How to Use a Scythe

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The following diagram displays the basics of how to use a scythe.
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For maximum effectiveness you'll need to sharpen your scythe often.
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A scythe is a fine tool for mowing or cutting.

Up until about a century ago, virtually every small-scale
farmer knew how to use a scythe. The hook-bladed
implements were used for cutting fields of hay, grain, and
weeds. But when the horsedrawn mowing machine–and,
later, the petroleum-powered harvester–became
popular, scythe usage dropped off sharply. In fact, today,
many folks consider the cutting method to be little more
than a “quaint folk art.”

But hold your horses (and tractors). The
scythe is beginning to make a comeback, and with good
reason too! More and more small-farm-holding folks are
discovering that the centuries-old implement is the perfect
tool for many homestead tasks. After all, a person wielding
one of the muscle-powered mowers can harvest an acre of hay
or grain a day (more, if he or she is skilled), cut
weeds in small orchard plots and along fencerows, or
even–if the user is really adept–mow the front lawn!

Scythes are first-class cutters, but make no
mistake, there’s a knack and a good bit of hard work
involved in using them. I know, because I’m 74 years
young and I’ve been around the implements since I was a
boy.

Back in those days, the first morning task, come haying
time, was to sharpen up the family scythe. Being a stout
lad, I was usually chosen to turn the handle of our
grindstone while my dad honed his blade to just the right
thickness and angle. The tool had to be precisely
sharpened–indeed, some special-purpose thin grass
scythes are honed until you can deflect the blade with a
thumbnail!–so this task always seemed to me to take hours
(actually, the job probably lasted little more than 15
minutes).

Dad would carefully run the blade up and down on the
grindstone, working on the underside of the tool to produce
an upwardcutting edge, and using an overthe-wheel drip
bucket to keep the metal cool. The scythe was considered
ready when the edge could cut, effortlessly, through a
wheat straw.

After my father gave the blade its final touches with a
whetstone, we headed off to the fields for the day’s work.
Dad would start down in the left-hand corner of a plot,
adjust the two grips (these “nibs” can be set to whatever
positions the mower desires) so that he could stand upright
while his blade hovered just off the ground,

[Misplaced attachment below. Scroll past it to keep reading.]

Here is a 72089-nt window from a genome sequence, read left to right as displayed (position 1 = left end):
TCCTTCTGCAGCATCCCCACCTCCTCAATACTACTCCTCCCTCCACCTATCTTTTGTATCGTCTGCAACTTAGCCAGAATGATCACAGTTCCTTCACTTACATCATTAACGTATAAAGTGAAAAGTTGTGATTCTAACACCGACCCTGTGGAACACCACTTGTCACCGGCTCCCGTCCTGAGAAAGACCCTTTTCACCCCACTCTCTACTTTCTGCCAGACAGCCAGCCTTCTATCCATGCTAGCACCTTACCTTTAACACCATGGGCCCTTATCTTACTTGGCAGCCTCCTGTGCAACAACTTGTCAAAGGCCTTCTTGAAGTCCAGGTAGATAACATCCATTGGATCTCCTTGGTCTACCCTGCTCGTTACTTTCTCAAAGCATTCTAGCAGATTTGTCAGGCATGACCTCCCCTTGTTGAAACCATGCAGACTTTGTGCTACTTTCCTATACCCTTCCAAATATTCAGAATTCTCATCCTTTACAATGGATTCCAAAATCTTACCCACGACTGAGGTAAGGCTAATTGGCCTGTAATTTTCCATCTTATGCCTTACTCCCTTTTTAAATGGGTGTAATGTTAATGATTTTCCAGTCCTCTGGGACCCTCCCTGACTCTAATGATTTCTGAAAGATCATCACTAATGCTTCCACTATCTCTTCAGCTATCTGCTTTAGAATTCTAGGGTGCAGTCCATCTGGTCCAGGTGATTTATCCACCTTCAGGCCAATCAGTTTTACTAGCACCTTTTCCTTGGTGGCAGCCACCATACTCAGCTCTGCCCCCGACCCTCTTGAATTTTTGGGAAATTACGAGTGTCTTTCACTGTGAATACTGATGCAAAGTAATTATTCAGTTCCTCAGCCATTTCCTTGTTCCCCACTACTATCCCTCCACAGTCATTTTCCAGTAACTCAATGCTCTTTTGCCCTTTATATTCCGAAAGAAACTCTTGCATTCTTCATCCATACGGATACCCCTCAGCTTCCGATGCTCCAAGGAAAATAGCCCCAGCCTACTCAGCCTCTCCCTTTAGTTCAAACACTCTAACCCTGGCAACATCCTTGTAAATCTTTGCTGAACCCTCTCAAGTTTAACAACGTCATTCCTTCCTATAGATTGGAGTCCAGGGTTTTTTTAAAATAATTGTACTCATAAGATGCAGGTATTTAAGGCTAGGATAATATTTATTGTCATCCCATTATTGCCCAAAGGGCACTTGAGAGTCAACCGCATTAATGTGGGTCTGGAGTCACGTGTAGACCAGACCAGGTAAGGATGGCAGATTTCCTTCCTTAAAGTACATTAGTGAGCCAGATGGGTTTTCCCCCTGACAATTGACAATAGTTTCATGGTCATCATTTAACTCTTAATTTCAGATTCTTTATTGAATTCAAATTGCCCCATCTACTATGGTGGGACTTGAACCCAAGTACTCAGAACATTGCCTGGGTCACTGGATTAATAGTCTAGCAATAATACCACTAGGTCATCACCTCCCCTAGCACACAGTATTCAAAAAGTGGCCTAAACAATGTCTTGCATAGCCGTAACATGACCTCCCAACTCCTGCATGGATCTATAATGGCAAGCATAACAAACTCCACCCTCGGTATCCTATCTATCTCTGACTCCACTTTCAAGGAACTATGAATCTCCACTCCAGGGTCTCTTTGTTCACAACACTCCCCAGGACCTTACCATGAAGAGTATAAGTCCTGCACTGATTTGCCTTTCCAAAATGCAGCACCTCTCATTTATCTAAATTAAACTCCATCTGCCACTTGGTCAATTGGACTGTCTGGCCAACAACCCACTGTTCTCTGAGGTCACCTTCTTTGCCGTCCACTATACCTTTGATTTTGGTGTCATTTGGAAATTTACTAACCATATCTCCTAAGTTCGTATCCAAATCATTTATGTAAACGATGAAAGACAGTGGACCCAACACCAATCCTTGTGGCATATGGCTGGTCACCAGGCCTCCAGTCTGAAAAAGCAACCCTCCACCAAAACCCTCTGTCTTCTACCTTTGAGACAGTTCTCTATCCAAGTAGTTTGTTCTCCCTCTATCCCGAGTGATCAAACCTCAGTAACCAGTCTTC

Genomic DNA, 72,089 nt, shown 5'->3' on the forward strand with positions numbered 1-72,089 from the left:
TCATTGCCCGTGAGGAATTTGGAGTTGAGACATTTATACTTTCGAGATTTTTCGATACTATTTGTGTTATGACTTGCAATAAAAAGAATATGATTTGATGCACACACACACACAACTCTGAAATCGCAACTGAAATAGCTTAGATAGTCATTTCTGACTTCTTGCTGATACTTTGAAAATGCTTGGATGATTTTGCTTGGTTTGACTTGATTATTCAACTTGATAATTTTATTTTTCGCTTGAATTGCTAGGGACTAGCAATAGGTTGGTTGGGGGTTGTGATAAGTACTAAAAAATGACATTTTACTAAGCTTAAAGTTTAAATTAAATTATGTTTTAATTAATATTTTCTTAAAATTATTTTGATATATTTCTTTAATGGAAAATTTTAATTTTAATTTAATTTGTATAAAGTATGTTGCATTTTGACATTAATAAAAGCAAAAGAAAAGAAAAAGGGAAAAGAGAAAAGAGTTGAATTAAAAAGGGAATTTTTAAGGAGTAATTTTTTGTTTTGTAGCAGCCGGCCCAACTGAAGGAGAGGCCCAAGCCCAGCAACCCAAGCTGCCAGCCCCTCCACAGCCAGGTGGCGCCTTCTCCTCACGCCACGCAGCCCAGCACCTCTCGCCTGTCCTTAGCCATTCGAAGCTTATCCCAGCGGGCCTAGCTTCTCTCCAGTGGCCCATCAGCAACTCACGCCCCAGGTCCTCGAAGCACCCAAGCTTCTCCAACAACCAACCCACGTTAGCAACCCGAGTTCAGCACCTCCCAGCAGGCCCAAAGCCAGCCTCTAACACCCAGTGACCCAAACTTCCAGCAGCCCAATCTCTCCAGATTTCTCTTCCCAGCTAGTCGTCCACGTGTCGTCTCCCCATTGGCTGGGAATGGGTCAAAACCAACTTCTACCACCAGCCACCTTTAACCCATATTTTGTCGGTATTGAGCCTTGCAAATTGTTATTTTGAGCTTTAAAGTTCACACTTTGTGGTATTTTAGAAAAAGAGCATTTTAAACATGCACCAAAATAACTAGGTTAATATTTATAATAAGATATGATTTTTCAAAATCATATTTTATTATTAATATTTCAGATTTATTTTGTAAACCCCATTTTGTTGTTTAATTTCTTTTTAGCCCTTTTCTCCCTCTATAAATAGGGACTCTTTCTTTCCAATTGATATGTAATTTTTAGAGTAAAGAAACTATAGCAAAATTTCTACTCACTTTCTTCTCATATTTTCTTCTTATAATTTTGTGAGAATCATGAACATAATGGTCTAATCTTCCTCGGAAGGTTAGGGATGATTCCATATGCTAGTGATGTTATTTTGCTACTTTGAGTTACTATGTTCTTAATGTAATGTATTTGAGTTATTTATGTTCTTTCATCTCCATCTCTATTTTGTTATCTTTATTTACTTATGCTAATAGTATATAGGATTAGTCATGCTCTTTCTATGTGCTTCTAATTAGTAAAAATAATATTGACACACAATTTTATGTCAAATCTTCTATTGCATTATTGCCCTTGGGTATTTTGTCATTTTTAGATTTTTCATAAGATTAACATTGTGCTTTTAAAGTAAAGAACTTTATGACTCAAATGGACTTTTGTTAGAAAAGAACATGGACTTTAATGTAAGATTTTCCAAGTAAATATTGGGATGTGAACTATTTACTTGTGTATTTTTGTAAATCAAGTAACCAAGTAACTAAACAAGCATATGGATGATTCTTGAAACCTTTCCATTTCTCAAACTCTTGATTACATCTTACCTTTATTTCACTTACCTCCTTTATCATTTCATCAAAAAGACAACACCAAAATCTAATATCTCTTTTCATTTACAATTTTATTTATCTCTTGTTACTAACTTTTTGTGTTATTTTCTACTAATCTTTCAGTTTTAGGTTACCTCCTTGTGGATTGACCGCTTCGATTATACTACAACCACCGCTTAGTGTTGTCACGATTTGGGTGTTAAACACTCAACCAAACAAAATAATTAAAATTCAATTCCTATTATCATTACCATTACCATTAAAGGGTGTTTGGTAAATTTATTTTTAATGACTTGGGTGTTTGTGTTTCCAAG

and–keeping his feet close together–turn his entire
torso back to the right. He would then swing the tool
around and across his body … so that the blade sliced
(not chopped!) a thin swath. After that, he’d arc the tool
back, step forward about half a foot, and slice again. Each
quarter-circle so cut would be about a yard across and only
six to eight inches deep.

My father would work for about 15 minutes at a stretch (
which was just long enough to cut a row in our small
field). At that point, he’d stop, pull his whetstone out of
its water-filled sheath, and retouch the blade. This
regularly performed task served two purposes: It kept a
fine cutting edge on the scythe, and it gave Dad a chance
to rest. (As I said, scything is hard work.)

Although my father used only a standard haying blade on his
scythe, I later learned that the tools’ curved handles (or
“maths” as they’re properly called) can be fitted with
sturdier bush blades for cleaning brush or briars, and with
thin imported grass blades for fine mowing work. In
addition, a grain cradle can be attached to a snath, to
catch the sliced stalks and make them easier to bundle than
they would be on the ground.

I didn’t get to do much work with a scythe myself until I
got a job as a Montana ranch hand many years later. There I
used the tool to trim areas that a mechanical mower
couldn’t reach. I found out–while doing so–that
it does take a while before a person can develop good
mowing and blade-sharpening ability. But I worked
hard at learning the skills, just as so many younger
people are doing today. And you know, it does my old heart
good to realize that there’s a growing number of folks who
are concerned enough about the future to want to watch over
small plots of land … and that a tool from my childhood
days can still play a useful part in such people’s lives!

EDITOR’S NOTE: Cumberland General Store is a good source for scythes and for a manual, The Scythe Book.

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